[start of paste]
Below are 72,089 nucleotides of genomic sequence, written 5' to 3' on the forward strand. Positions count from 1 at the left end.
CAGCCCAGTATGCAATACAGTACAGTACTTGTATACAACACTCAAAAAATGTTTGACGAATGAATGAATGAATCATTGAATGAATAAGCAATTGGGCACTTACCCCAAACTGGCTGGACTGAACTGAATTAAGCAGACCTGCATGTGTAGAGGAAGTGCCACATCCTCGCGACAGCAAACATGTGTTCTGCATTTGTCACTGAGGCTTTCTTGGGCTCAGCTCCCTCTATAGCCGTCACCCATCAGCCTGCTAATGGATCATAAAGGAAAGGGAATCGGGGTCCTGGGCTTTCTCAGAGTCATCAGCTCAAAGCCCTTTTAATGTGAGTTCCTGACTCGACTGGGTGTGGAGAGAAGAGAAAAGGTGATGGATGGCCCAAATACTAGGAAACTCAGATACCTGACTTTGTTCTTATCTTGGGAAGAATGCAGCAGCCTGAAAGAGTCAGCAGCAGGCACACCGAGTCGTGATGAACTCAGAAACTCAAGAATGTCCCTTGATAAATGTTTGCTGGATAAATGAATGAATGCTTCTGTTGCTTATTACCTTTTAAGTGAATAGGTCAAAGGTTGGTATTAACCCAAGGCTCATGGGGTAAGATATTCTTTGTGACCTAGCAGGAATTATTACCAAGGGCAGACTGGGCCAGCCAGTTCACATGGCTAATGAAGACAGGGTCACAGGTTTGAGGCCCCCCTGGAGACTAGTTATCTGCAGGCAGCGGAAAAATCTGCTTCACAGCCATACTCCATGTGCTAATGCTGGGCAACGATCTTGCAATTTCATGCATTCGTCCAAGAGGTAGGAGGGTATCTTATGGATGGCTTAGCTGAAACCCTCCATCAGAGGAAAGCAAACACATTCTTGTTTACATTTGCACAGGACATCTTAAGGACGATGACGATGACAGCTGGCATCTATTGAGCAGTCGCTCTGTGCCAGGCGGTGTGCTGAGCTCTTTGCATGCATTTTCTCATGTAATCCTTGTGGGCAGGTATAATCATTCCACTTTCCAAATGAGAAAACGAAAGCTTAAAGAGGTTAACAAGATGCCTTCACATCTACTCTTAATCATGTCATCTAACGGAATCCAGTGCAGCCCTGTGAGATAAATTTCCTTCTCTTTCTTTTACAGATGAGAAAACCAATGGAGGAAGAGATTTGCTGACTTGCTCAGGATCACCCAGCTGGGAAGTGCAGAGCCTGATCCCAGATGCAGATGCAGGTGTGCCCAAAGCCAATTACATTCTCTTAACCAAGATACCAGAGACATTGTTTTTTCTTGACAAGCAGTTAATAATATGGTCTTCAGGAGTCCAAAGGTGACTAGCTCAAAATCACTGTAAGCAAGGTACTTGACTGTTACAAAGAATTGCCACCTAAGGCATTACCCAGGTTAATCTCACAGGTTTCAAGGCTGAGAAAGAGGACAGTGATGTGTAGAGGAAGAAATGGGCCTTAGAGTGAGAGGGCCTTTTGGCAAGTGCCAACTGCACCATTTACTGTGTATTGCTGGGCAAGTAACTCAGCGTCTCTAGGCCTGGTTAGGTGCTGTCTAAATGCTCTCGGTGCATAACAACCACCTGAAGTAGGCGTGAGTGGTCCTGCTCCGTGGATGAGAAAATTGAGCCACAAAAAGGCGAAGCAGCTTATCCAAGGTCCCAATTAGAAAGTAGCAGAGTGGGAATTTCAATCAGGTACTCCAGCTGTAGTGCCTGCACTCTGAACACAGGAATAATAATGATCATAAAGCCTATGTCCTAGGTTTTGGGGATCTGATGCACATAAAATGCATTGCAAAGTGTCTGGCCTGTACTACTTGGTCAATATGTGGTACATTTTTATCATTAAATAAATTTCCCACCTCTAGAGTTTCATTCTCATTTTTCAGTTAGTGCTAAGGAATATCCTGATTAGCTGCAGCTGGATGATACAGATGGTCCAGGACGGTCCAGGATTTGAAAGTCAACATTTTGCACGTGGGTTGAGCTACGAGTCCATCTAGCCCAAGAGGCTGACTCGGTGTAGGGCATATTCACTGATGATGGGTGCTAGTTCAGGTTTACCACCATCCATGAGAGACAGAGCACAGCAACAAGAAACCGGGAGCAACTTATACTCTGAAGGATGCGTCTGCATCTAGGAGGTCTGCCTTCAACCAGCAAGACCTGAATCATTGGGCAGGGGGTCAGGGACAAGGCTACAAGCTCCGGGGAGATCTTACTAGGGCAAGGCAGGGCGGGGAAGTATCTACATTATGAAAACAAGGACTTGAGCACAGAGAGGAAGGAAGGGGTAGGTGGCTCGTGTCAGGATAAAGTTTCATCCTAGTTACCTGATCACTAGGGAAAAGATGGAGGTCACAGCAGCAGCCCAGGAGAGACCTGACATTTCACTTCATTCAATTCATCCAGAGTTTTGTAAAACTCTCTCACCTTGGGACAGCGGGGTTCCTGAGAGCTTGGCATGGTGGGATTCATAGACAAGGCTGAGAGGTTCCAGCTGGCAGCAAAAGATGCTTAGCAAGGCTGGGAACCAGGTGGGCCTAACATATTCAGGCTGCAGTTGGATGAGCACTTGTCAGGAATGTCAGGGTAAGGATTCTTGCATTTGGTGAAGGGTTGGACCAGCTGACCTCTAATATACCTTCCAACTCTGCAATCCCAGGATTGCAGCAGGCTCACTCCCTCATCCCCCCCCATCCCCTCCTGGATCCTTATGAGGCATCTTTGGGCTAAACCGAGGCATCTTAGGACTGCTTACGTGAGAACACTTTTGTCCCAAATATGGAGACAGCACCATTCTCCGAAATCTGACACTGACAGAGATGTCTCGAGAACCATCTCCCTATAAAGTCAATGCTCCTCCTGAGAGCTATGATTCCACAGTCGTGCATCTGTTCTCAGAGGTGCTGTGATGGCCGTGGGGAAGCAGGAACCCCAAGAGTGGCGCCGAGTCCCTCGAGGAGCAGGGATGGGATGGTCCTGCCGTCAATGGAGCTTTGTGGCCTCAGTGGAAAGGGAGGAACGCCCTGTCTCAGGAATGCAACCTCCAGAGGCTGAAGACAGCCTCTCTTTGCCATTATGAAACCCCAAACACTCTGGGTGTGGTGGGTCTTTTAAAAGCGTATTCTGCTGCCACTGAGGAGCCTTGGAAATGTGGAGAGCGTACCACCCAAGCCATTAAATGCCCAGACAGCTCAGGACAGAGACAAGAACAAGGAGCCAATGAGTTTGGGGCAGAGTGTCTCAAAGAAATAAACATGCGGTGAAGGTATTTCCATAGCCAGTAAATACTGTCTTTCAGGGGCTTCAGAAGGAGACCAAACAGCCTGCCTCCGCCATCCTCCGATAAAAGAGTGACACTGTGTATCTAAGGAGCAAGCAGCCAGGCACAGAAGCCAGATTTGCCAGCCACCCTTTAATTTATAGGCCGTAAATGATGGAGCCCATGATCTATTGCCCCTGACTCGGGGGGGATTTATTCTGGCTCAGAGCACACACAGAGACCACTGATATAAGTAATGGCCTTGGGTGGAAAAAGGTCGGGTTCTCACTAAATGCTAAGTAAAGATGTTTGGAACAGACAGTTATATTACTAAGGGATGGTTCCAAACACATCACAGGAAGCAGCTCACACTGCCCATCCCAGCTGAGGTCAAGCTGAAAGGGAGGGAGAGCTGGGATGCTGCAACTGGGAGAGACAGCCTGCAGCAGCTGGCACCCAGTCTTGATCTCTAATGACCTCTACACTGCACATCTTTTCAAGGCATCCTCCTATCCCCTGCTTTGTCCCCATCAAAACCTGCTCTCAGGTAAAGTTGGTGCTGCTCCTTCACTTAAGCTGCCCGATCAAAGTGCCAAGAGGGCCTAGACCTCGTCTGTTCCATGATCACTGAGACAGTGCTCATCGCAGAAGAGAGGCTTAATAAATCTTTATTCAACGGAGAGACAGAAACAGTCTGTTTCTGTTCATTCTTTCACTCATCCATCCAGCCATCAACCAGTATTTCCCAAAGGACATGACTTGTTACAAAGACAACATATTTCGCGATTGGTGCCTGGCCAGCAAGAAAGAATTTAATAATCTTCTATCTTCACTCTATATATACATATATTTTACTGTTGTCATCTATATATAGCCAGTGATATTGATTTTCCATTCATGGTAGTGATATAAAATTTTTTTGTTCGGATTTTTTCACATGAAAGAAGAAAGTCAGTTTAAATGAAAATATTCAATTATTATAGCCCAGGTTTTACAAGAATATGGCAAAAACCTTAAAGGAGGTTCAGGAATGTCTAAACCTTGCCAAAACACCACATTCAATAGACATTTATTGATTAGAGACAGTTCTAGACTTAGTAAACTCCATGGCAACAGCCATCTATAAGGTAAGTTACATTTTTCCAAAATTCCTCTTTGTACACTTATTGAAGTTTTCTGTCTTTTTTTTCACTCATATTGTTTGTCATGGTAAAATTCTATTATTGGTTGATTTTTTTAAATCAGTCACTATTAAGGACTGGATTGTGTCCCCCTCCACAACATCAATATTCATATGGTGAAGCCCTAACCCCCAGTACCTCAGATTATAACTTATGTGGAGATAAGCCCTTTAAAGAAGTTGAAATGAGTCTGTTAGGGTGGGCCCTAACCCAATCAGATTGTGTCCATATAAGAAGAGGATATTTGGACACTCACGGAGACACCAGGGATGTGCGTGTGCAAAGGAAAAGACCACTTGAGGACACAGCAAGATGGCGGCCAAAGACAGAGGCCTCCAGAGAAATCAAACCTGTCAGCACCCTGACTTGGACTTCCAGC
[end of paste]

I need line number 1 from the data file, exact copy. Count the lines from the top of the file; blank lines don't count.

Below are 72,089 nucleotides of genomic sequence, written 5' to 3' on the forward strand. Positions count from 1 at the left end.